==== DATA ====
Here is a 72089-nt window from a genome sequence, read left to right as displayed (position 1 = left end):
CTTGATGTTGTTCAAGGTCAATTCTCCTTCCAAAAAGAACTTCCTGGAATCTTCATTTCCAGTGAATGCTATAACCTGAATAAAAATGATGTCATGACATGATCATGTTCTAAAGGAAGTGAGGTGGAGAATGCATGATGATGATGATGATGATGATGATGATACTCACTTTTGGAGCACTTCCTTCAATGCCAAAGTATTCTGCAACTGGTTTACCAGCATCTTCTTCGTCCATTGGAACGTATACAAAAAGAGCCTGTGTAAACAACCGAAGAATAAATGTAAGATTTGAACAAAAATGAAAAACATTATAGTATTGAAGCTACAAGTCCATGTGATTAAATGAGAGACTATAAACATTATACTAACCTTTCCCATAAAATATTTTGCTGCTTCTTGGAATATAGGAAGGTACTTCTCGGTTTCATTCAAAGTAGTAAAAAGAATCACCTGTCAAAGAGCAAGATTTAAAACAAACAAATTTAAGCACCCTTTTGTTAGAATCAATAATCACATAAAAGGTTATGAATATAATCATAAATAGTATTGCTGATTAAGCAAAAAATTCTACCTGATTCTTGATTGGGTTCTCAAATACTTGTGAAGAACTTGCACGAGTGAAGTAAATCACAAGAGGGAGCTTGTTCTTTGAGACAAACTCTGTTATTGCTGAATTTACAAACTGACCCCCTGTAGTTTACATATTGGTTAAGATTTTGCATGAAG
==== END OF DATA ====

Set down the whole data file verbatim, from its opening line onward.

Here is a 72089-nt window from a genome sequence, read left to right as displayed (position 1 = left end):
CTTGATGTTGTTCAAGGTCAATTCTCCTTCCAAAAAGAACTTCCTGGAATCTTCATTTCCAGTGAATGCTATAACCTGAATAAAAATGATGTCATGACATGATCATGTTCTAAAGGAAGTGAGGTGGAGAATGCATGATGATGATGATGATGATGATGATGATACTCACTTTTGGAGCACTTCCTTCAATGCCAAAGTATTCTGCAACTGGTTTACCAGCATCTTCTTCGTCCATTGGAACGTATACAAAAAGAGCCTGTGTAAACAACCGAAGAATAAATGTAAGATTTGAACAAAAATGAAAAACATTATAGTATTGAAGCTACAAGTCCATGTGATTAAATGAGAGACTATAAACATTATACTAACCTTTCCCATAAAATATTTTGCTGCTTCTTGGAATATAGGAAGGTACTTCTCGGTTTCATTCAAAGTAGTAAAAAGAATCACCTGTCAAAGAGCAAGATTTAAAACAAACAAATTTAAGCACCCTTTTGTTAGAATCAATAATCACATAAAAGGTTATGAATATAATCATAAATAGTATTGCTGATTAAGCAAAAAATTCTACCTGATTCTTGATTGGGTTCTCAAATACTTGTGAAGAACTTGCACGAGTGAAGTAAATCACAAGAGGGAGCTTGTTCTTTGAGACAAACTCTGTTATTGCTGAATTTACAAACTGACCCCCTGTAGTTTACATATTGGTTAAGATTTTGCATGAAG